The biggest dispute between african American hair and haircloth of other ethnicities is the texture. It is often more coarse and can range from close, corkscrew curls to a cushy, about bleary texture. It can besides be straightened, in which case you would draw it like any other hair .
african American hair’s-breadth is besides very black. I would use a combination of 2B and 4B pencils, possibly even a 6B. Because of the coarse texture and benighted discolor, this type of hair doesn ’ metric ton reflect light vitamin a much. This means that your highlights will be merely slenderly lighter than the rest of the haircloth. Let ’ s look at an exercise :
here we have an case of a identical curly style of african American hair. Take a look at the values. Notice how the darkest respect is closely black, and the lightest value is still a very dark gray. When working with night hair like this, you are working at the dark goal of the prize scale, even when drawing the highlights .
These are the values I pulled out of the above word picture. The left-most grey is the foreground, the lightest partially of the hair. The center gray is the midtones and the black is the shadows. As you can see, there is no bright white highlight in this haircloth !
Using the above prototype as a reference, I ’ thousand going to show you how I would go about drawing curly, african American haircloth .
hera, I have used a 2H pencil to draw the outlines of the basic shapes I ’ thousand working with. For the determination of this tutorial, I ’ thousand going to ignore the faces and focus on only hair .
adjacent, I use my 2B and create a layer of very tight, spirals. I ’ thousand avoiding the edges of the hair and where it falls on the frontal bone because I will add that in at the goal. This creates a base layer that reflects the texture of the hair. then I used a big tortillon in a coiling gesture to blend out my pencil lines .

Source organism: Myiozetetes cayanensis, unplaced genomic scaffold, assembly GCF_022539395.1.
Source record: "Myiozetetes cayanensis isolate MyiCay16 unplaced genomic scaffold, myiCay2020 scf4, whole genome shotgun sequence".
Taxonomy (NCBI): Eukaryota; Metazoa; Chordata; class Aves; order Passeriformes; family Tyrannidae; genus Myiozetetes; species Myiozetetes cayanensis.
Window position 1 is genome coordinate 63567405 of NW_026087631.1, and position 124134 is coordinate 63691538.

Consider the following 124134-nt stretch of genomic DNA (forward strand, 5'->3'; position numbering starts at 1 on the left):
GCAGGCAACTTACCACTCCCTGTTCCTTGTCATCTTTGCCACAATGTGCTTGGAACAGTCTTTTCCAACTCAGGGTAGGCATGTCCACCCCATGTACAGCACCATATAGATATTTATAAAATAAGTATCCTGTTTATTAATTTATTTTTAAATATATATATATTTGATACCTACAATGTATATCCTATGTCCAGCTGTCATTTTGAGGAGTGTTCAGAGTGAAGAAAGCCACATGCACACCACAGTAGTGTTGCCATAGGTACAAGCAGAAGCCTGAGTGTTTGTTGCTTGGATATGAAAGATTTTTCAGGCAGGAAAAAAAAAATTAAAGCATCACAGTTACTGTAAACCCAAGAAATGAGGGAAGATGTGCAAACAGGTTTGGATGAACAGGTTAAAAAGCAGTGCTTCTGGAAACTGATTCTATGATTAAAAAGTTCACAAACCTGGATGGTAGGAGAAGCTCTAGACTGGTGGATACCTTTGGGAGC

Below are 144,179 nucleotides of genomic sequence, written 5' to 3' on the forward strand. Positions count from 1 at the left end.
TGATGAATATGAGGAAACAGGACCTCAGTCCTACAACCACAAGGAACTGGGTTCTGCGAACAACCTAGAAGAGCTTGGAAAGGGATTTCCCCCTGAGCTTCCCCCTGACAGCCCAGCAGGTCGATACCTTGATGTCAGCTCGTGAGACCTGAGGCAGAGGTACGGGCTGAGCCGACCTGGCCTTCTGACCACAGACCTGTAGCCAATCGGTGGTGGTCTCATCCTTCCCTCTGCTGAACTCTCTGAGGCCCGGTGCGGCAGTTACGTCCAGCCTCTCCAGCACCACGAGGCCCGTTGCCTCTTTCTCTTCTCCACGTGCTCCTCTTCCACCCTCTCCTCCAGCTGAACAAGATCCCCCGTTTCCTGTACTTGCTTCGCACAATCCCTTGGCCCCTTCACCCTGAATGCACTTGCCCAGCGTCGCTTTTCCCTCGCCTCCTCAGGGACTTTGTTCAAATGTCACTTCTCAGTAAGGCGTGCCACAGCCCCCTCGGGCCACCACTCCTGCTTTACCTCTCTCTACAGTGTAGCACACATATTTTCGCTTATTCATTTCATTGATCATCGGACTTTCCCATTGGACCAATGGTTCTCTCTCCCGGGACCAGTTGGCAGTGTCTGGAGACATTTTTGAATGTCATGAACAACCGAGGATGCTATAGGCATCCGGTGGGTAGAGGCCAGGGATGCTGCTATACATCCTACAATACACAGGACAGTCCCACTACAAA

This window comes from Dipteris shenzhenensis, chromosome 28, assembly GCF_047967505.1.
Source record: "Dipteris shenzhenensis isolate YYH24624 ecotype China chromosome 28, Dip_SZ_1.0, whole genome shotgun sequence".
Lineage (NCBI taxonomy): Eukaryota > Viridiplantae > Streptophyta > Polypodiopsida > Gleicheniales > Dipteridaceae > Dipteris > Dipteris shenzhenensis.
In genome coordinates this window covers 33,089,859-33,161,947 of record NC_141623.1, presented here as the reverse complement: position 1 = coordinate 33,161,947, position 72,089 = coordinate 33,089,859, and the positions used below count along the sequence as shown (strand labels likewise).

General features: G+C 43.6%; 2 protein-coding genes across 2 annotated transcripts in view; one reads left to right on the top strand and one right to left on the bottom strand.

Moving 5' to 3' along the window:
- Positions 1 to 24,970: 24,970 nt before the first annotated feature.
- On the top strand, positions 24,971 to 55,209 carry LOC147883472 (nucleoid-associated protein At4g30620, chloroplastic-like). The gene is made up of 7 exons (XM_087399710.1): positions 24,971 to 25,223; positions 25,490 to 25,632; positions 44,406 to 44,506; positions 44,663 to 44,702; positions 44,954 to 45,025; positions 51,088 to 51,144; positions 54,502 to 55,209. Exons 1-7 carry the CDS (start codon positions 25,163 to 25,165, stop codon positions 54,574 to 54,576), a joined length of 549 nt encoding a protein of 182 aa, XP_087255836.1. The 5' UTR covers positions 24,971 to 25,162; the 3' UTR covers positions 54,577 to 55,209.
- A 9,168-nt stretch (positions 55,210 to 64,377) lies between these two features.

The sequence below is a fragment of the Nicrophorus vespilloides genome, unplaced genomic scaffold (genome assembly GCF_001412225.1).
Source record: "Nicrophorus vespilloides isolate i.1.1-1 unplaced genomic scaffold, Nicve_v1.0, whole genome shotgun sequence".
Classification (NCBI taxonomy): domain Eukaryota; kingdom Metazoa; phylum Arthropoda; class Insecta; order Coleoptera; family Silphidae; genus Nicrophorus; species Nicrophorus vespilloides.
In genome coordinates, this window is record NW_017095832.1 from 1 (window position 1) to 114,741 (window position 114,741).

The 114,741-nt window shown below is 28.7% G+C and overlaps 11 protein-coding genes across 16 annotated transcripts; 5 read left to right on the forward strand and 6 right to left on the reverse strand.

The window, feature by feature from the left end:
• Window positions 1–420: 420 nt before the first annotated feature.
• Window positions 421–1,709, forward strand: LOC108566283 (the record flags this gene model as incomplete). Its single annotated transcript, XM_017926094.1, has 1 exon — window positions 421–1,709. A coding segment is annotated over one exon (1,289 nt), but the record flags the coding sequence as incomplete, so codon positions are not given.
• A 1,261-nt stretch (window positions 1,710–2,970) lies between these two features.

Take your 4B pencil and start to lay in the shadows. Use the spiral motion again, and pay close attention to the reference book. This is where we can start to highlight some of the individual curl in the hair by defining the colored shadows around them. Remember that you don ’ t have to draw every little detail, fair look for the patterns of idle and dark created by the hair. Create black shadows by layering more graphite, then blend it out using the large tortillon .
adjacent, I used my 6B pencil to create even colored shadows, again avoiding the light areas that are the curls. then I used the tortillon to blend out the entire area of hair. This tones down the highlights a little, but that ’ s o.
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immediately for the finish up touches. Create a fine target with your kneaded eraser and pick out a few highlights along each curl of hair. Use short, swerve lines to mimic the direction of the hair’s-breadth. then, using your 3B, add some details around the edges of the hair and onto the frontal bone. These fly-aways are what make the hair look naturalistic. I used more of a zigzag line than a helix model to re-create the expression of the ends of each curl. You can besides use the tortillon to soften these lines slightly .
Do you have a burning question or a great idea for a tutorial? Let me know!